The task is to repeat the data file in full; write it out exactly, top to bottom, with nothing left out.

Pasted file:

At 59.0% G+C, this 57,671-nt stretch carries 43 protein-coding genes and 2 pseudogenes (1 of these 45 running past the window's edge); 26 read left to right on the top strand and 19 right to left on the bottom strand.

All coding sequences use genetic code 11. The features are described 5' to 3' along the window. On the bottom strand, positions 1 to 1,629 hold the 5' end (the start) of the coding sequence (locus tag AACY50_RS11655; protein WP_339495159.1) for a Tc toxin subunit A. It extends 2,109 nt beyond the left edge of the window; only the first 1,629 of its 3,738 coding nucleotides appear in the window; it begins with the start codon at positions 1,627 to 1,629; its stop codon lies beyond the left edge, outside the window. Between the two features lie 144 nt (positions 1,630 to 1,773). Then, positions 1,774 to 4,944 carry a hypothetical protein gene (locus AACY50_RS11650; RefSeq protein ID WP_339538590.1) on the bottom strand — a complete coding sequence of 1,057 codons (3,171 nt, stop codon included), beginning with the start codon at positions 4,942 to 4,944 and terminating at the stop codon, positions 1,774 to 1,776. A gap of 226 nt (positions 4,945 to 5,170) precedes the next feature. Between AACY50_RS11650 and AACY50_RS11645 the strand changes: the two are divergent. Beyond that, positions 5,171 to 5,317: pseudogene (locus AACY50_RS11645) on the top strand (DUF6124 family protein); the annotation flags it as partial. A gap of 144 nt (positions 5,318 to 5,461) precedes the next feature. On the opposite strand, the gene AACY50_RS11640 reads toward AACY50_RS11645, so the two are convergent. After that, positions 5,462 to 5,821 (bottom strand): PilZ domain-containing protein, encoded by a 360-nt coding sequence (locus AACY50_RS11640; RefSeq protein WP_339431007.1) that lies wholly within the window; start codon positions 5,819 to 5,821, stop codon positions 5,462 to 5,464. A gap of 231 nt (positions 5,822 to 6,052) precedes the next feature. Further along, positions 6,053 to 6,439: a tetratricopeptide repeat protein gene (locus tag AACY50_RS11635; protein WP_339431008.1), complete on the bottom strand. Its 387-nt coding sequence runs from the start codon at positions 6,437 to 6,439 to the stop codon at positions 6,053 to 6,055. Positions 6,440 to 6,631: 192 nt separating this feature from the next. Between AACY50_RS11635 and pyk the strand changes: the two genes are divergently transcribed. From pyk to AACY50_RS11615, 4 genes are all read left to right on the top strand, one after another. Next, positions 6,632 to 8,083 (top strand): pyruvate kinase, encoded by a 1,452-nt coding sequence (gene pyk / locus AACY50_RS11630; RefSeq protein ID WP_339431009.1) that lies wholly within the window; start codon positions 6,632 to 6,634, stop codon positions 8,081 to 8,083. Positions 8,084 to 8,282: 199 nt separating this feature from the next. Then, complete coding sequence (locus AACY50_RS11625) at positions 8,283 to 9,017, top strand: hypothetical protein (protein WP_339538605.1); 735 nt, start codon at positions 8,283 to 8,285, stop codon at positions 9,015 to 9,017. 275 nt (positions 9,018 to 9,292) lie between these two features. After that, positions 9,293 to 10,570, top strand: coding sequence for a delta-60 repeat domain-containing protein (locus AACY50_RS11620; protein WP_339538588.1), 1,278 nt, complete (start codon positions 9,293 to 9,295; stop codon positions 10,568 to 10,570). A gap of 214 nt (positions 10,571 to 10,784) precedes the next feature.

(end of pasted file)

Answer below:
At 59.0% G+C, this 57,671-nt stretch carries 43 protein-coding genes and 2 pseudogenes (1 of these 45 running past the window's edge); 26 read left to right on the top strand and 19 right to left on the bottom strand.

All coding sequences use genetic code 11. The features are described 5' to 3' along the window. On the bottom strand, positions 1 to 1,629 hold the 5' end (the start) of the coding sequence (locus tag AACY50_RS11655; protein WP_339495159.1) for a Tc toxin subunit A. It extends 2,109 nt beyond the left edge of the window; only the first 1,629 of its 3,738 coding nucleotides appear in the window; it begins with the start codon at positions 1,627 to 1,629; its stop codon lies beyond the left edge, outside the window. Between the two features lie 144 nt (positions 1,630 to 1,773). Then, positions 1,774 to 4,944 carry a hypothetical protein gene (locus AACY50_RS11650; RefSeq protein ID WP_339538590.1) on the bottom strand — a complete coding sequence of 1,057 codons (3,171 nt, stop codon included), beginning with the start codon at positions 4,942 to 4,944 and terminating at the stop codon, positions 1,774 to 1,776. A gap of 226 nt (positions 4,945 to 5,170) precedes the next feature. Between AACY50_RS11650 and AACY50_RS11645 the strand changes: the two are divergent. Beyond that, positions 5,171 to 5,317: pseudogene (locus AACY50_RS11645) on the top strand (DUF6124 family protein); the annotation flags it as partial. A gap of 144 nt (positions 5,318 to 5,461) precedes the next feature. On the opposite strand, the gene AACY50_RS11640 reads toward AACY50_RS11645, so the two are convergent. After that, positions 5,462 to 5,821 (bottom strand): PilZ domain-containing protein, encoded by a 360-nt coding sequence (locus AACY50_RS11640; RefSeq protein WP_339431007.1) that lies wholly within the window; start codon positions 5,819 to 5,821, stop codon positions 5,462 to 5,464. A gap of 231 nt (positions 5,822 to 6,052) precedes the next feature. Further along, positions 6,053 to 6,439: a tetratricopeptide repeat protein gene (locus tag AACY50_RS11635; protein WP_339431008.1), complete on the bottom strand. Its 387-nt coding sequence runs from the start codon at positions 6,437 to 6,439 to the stop codon at positions 6,053 to 6,055. Positions 6,440 to 6,631: 192 nt separating this feature from the next. Between AACY50_RS11635 and pyk the strand changes: the two genes are divergently transcribed. From pyk to AACY50_RS11615, 4 genes are all read left to right on the top strand, one after another. Next, positions 6,632 to 8,083 (top strand): pyruvate kinase, encoded by a 1,452-nt coding sequence (gene pyk / locus AACY50_RS11630; RefSeq protein ID WP_339431009.1) that lies wholly within the window; start codon positions 6,632 to 6,634, stop codon positions 8,081 to 8,083. Positions 8,084 to 8,282: 199 nt separating this feature from the next. Then, complete coding sequence (locus AACY50_RS11625) at positions 8,283 to 9,017, top strand: hypothetical protein (protein WP_339538605.1); 735 nt, start codon at positions 8,283 to 8,285, stop codon at positions 9,015 to 9,017. 275 nt (positions 9,018 to 9,292) lie between these two features. After that, positions 9,293 to 10,570, top strand: coding sequence for a delta-60 repeat domain-containing protein (locus AACY50_RS11620; protein WP_339538588.1), 1,278 nt, complete (start codon positions 9,293 to 9,295; stop codon positions 10,568 to 10,570). A gap of 214 nt (positions 10,571 to 10,784) precedes the next feature.